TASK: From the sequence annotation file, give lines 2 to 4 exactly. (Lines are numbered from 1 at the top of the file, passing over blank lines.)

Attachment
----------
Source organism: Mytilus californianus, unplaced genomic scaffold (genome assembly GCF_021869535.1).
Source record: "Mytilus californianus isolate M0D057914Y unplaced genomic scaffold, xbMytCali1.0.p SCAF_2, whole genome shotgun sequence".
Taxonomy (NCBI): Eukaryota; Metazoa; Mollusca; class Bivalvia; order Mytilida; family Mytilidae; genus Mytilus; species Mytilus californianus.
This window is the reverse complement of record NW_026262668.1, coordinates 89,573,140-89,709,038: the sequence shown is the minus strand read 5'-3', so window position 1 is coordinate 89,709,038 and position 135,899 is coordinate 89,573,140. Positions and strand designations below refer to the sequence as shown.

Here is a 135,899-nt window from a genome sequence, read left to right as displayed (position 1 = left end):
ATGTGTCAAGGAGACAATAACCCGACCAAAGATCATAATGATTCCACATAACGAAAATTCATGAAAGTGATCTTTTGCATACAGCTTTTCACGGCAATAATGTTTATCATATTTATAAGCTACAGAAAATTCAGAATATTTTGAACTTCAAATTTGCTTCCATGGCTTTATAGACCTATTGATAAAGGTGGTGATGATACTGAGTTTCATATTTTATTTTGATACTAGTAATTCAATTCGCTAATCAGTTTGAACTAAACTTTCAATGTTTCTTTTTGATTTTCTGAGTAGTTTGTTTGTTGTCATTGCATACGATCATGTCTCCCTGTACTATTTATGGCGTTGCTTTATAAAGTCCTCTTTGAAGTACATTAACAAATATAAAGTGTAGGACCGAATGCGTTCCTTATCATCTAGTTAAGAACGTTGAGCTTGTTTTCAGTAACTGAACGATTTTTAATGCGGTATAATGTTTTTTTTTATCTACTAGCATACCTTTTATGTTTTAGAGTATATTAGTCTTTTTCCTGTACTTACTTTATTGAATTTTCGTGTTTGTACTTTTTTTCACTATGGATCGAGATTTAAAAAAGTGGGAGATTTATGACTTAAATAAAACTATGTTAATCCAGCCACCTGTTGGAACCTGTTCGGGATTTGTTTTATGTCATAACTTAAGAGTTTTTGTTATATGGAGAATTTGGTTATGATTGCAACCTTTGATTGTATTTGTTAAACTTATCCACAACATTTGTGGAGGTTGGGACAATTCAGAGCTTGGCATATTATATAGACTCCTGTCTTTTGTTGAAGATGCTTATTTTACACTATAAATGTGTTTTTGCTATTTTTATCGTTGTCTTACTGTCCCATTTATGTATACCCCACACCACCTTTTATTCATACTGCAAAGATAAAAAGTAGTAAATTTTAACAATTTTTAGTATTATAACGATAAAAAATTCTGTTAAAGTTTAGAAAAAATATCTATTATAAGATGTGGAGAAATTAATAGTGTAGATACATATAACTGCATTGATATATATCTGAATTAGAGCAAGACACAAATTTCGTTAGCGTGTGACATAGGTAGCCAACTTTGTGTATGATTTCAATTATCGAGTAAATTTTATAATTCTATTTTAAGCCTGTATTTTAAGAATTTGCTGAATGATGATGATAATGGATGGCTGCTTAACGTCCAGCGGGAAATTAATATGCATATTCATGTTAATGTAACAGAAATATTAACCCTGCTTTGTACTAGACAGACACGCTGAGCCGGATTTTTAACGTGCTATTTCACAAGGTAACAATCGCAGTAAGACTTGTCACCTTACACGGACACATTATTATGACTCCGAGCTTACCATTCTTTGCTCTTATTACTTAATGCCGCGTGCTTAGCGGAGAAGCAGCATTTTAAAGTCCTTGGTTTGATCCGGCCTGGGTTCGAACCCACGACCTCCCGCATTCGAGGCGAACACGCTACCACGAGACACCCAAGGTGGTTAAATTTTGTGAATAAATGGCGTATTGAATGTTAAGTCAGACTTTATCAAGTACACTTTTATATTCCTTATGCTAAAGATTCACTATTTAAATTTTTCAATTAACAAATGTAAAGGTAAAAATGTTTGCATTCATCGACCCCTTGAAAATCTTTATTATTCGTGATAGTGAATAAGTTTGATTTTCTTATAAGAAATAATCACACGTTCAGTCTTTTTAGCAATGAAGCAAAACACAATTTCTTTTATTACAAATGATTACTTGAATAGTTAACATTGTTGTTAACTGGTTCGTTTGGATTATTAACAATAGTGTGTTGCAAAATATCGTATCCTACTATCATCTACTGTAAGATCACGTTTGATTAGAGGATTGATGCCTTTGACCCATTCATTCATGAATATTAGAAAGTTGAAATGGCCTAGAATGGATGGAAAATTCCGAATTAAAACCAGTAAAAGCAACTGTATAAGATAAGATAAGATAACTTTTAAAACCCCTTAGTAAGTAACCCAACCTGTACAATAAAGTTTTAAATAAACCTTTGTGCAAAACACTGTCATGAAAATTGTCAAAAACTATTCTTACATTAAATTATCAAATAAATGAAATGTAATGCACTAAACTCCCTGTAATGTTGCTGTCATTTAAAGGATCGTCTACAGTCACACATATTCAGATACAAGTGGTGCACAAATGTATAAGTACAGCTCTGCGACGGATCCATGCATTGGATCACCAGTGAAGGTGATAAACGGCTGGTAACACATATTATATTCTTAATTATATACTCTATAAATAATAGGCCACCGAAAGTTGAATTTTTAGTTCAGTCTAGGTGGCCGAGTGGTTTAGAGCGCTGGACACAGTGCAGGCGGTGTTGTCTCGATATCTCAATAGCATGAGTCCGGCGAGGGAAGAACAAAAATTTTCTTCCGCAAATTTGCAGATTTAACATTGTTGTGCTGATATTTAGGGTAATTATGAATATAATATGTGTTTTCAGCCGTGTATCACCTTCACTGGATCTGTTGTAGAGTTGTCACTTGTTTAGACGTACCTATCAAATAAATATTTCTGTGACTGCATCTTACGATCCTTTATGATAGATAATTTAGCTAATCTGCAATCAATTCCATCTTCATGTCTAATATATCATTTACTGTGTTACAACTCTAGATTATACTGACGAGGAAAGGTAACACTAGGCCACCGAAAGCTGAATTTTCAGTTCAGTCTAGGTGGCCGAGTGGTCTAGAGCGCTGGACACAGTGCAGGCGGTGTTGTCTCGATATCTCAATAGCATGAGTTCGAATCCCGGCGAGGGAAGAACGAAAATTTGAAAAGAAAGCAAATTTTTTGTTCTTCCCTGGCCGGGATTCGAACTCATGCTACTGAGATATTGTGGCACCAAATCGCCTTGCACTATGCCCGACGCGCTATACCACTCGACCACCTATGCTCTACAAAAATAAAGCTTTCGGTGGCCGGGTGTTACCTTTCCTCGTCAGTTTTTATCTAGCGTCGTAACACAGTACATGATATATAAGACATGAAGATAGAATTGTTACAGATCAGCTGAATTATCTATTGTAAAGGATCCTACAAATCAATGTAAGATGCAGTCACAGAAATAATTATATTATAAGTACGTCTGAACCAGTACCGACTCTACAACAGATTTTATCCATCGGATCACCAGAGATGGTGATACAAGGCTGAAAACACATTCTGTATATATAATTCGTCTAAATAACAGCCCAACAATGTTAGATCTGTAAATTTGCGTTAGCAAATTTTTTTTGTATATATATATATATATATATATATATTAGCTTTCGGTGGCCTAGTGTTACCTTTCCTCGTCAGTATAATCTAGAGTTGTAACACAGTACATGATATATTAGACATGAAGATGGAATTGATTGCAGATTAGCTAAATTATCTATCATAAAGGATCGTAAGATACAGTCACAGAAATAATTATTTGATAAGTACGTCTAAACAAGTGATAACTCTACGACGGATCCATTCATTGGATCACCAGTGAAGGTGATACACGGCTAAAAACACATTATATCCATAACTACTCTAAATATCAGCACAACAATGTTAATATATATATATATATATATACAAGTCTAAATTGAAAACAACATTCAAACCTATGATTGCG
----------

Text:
Source record: "Mytilus californianus isolate M0D057914Y unplaced genomic scaffold, xbMytCali1.0.p SCAF_2, whole genome shotgun sequence".
Taxonomy (NCBI): Eukaryota; Metazoa; Mollusca; class Bivalvia; order Mytilida; family Mytilidae; genus Mytilus; species Mytilus californianus.
This window is the reverse complement of record NW_026262668.1, coordinates 89,573,140-89,709,038: the sequence shown is the minus strand read 5'-3', so window position 1 is coordinate 89,709,038 and position 135,899 is coordinate 89,573,140. Positions and strand designations below refer to the sequence as shown.